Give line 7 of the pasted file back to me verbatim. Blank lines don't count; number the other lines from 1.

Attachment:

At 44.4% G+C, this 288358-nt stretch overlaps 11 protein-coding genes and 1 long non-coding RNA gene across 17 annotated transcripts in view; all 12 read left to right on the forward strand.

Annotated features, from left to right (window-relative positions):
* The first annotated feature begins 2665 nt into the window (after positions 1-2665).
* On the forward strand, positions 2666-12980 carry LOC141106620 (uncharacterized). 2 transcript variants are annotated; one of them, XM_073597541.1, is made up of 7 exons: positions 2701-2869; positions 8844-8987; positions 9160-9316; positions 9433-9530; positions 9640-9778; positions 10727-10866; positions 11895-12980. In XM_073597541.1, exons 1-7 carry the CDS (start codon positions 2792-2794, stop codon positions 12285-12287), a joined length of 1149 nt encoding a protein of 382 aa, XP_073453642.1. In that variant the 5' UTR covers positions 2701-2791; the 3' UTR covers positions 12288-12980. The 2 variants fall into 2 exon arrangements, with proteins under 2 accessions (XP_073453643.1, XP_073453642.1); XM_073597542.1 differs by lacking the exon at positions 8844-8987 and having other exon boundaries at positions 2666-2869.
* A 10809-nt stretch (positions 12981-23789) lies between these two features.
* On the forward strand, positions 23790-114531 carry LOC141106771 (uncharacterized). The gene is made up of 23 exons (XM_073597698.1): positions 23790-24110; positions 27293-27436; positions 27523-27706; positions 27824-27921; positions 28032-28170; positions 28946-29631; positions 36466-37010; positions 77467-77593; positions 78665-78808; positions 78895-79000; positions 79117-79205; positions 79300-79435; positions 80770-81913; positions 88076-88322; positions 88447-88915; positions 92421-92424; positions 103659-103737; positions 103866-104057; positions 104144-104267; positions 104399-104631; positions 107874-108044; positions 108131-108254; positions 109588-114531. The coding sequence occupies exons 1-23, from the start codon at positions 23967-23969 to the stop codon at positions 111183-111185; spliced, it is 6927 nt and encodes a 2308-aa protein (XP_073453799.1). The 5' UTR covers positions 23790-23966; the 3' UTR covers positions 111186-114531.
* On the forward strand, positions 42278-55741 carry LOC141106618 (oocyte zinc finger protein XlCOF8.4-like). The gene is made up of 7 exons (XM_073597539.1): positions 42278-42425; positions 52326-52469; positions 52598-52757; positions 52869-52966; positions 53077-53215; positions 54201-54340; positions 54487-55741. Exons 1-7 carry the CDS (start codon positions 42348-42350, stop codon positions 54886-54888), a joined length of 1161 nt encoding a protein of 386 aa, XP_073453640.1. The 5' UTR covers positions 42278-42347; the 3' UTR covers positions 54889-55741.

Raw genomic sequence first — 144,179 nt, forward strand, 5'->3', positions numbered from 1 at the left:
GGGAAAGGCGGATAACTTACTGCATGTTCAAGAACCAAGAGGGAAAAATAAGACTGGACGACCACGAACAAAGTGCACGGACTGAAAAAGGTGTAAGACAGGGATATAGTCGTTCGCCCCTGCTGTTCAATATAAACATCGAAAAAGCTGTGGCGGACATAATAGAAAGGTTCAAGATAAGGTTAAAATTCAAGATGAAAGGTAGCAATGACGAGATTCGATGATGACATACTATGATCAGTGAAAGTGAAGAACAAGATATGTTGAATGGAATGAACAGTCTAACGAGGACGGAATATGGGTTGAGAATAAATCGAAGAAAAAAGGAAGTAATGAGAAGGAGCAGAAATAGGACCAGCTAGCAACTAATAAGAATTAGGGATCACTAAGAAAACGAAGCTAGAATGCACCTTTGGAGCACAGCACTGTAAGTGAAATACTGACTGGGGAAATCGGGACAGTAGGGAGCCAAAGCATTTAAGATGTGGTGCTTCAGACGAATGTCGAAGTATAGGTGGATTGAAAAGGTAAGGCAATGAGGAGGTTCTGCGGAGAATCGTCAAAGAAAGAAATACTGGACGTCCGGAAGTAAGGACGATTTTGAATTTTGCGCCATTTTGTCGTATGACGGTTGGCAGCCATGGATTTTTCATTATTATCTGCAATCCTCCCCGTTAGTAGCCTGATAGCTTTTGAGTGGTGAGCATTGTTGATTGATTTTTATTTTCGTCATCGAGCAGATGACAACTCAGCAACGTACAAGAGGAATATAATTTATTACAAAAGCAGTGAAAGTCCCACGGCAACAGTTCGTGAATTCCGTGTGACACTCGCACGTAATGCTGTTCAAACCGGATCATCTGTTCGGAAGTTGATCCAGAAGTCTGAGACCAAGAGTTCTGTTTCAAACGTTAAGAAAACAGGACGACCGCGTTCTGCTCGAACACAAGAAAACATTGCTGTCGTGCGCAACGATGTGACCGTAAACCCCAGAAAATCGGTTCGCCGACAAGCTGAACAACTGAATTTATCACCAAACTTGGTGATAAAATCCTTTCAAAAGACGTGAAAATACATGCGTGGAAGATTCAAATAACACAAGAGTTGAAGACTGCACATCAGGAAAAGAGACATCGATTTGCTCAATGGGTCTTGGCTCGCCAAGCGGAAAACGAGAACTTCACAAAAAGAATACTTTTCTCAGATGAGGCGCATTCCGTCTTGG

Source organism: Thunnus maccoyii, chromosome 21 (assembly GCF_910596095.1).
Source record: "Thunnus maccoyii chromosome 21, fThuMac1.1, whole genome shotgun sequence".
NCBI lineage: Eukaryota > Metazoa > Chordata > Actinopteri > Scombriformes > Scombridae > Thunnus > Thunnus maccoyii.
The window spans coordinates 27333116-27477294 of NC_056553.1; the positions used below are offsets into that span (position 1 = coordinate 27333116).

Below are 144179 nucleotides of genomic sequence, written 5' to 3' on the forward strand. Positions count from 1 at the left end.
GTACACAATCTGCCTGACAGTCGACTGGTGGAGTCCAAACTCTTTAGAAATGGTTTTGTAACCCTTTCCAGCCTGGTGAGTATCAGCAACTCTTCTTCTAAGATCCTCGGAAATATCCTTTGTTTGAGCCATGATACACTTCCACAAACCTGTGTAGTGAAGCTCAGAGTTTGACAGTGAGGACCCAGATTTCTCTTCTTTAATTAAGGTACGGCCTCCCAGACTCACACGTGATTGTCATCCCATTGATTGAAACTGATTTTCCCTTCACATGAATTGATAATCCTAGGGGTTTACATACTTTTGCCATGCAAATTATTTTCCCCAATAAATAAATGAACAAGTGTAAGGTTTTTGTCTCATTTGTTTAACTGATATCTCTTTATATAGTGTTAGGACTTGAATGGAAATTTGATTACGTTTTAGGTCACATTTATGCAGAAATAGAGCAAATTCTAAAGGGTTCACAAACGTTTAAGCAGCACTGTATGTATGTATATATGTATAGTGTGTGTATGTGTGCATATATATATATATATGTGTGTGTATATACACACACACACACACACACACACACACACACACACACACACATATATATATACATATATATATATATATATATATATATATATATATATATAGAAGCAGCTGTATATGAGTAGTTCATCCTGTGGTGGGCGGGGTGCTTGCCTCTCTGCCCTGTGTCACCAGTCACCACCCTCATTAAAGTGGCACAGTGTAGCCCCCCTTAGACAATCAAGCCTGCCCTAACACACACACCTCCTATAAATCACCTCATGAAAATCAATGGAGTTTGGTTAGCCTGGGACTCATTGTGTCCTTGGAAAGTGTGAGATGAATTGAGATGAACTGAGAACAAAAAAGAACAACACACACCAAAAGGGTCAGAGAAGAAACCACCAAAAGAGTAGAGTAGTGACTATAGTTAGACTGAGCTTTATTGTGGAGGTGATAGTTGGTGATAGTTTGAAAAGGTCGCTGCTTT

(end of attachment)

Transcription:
* On the forward strand, positions 42278-55741 carry LOC141106618 (oocyte zinc finger protein XlCOF8.4-like). The gene is made up of 7 exons (XM_073597539.1): positions 42278-42425; positions 52326-52469; positions 52598-52757; positions 52869-52966; positions 53077-53215; positions 54201-54340; positions 54487-55741. Exons 1-7 carry the CDS (start codon positions 42348-42350, stop codon positions 54886-54888), a joined length of 1161 nt encoding a protein of 386 aa, XP_073453640.1. The 5' UTR covers positions 42278-42347; the 3' UTR covers positions 54889-55741.